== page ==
Middlesex University's reputation as a global hub for human rights advocacy and thinking has been underscored by a string of high profile achievements made by senior academics in the School of Law in recent weeks.
These began at the end of November when the School's dean, Professor Joshua Castellino (pictured second from right), chaired the eight session of the UN Forum on Minority Issues held at the Palais des Nations in Geneva, Switzerland, attended by representatives of 195 states.
Streamed live on UN Web TV, participants including the Special Rapporteur on Minority Issues Rita Izsák spoke on the topic of 'Minorities in the Criminal Justice System'. Attendees listened to powerful individual testimony from a woman abducted by ISIL forces, as well as the first Roma police officer to address the United Nations.
The outcome of the two-day event was a series of recommendations for a more inclusive criminal rights system, which will be finalised in December and adopted by the UN Human Rights Council in March next year. They will assist in establishing benchmarks for how the criminal justice system should operate internationally.
"The recommendations of the Forum will make a significant contribution to ensuring a more coherent use of criminal justice systems in tackling wider causes of insecurity, including the threat of terrorism," says Professor Castellino.
Students at Middlesex will also benefit, with Professor Castellino set to use the testimonies he heard at the Forum in his teaching.
"They will help frame discussions and courses in a greater international setting," he explains. "This is fundamental to modern education in a cosmopolitan city like London."
Following Professor Castellino's success in Geneva, the European Human Rights Advocacy Centre (EHRAC) based at Middlesex enjoyed a significant breakthrough of its own when, in a ground-breaking Grand Chamber judgment, the European Court of Human Rights found that Russian legislation on surveillance of mobile telephones is in breach of Article 8 of the European Convention on Human Rights.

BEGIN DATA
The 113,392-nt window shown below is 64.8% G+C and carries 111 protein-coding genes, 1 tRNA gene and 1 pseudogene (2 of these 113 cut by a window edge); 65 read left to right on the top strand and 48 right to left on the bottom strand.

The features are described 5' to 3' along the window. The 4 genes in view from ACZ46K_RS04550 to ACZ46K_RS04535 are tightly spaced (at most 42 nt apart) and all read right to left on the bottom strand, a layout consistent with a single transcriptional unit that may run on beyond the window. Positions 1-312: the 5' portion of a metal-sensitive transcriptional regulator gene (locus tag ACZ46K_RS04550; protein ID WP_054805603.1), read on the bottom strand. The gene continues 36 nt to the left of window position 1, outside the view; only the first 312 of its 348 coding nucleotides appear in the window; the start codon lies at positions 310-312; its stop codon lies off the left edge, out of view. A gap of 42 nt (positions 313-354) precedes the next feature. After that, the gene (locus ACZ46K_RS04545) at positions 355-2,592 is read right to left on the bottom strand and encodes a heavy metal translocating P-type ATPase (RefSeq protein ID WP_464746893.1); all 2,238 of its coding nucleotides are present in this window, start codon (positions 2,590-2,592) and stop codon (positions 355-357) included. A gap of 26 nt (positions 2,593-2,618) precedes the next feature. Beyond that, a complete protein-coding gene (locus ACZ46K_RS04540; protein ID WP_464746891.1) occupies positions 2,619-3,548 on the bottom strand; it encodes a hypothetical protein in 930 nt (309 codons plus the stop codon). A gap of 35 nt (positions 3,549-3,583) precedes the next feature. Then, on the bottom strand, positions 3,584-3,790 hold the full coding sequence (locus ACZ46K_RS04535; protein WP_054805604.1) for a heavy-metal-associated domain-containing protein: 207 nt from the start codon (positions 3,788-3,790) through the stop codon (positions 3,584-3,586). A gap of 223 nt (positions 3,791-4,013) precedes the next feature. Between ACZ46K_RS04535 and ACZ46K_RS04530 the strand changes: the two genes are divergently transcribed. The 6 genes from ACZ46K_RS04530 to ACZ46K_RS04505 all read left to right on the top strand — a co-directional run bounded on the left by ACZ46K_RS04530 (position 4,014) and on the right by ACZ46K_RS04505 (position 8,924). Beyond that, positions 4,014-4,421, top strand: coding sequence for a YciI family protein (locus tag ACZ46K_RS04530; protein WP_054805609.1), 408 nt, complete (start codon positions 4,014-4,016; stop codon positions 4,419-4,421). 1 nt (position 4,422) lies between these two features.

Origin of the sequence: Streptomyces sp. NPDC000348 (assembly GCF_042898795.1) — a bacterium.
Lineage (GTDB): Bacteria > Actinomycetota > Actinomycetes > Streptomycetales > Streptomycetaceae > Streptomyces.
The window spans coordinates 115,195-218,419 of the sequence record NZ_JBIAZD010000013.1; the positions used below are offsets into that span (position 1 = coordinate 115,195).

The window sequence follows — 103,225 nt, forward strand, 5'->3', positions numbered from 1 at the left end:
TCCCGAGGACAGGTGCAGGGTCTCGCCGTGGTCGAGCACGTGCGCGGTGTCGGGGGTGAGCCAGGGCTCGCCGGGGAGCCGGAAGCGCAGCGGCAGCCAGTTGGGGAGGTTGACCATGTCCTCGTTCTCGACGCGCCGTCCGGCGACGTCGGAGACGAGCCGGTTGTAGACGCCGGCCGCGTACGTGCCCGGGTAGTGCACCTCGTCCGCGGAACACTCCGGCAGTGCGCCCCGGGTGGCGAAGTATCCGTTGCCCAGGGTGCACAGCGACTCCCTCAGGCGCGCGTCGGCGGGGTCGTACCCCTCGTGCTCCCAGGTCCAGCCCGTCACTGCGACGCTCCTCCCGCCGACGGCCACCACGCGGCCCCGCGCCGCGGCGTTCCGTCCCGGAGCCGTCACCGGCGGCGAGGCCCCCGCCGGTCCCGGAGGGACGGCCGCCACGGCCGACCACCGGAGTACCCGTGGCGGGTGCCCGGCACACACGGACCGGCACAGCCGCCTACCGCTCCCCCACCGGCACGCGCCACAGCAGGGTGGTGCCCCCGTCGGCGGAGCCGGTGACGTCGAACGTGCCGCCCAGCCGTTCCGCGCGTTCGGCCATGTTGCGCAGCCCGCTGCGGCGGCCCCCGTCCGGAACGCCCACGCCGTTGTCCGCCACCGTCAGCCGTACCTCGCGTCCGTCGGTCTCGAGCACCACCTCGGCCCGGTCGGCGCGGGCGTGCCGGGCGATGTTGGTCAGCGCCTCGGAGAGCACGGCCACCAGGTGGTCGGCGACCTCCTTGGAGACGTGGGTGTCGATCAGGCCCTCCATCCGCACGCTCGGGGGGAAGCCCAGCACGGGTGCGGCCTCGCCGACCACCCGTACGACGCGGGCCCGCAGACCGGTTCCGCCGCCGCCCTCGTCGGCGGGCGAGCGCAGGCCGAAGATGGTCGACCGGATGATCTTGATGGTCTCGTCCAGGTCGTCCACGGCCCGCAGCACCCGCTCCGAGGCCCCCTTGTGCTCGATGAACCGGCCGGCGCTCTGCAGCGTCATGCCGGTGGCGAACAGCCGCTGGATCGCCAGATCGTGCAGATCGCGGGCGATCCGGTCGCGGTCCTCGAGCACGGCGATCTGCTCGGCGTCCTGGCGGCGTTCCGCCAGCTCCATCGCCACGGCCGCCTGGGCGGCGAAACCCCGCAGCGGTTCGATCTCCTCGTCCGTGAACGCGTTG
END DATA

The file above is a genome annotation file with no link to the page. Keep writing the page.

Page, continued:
EHRAC Director Professor Philip Leach (pictured above), who represented the applicant in the case, journalist Roman Zakharov, said that "the Russian law will now have to be radically overhauled".
The judgment could also impact upon the UK government's plans to implement the Investigatory Powers Bill, some of the provisions of which mirror current practices under Russian law. A draft of the Bill is currently being reviewed.
Another expert on the Convention is Professor William Schabas (pictured left with Colin Nicholls QC), who this month launched his new book The European Convention on Human Rights at Middlesex University. The event was attended by Sir Nicolas Bratza, the former president of the European Court of Human Rights, who told the audience that the tome, which provides a detailed review of more than 1,000 judgments and decisions of the Court, is "one of the finest published works on the Convention".
"I congratulate Professor Schabas very warmly for a work which will, I predict, swiftly become not only a leading work on the Convention system but an indispensable resource for all interested in what he calls 'one of the great stories of success' in the modern protection of human rights."
Middlesex's Deputy Vice-Chancellor (Academic) Professor Waqar Ahmad also applauded Professor Schabas for his "major achievement".
"The book is a fitting testament to his expertise in the field of human rights, and represents the depth and quality of research at Middlesex University."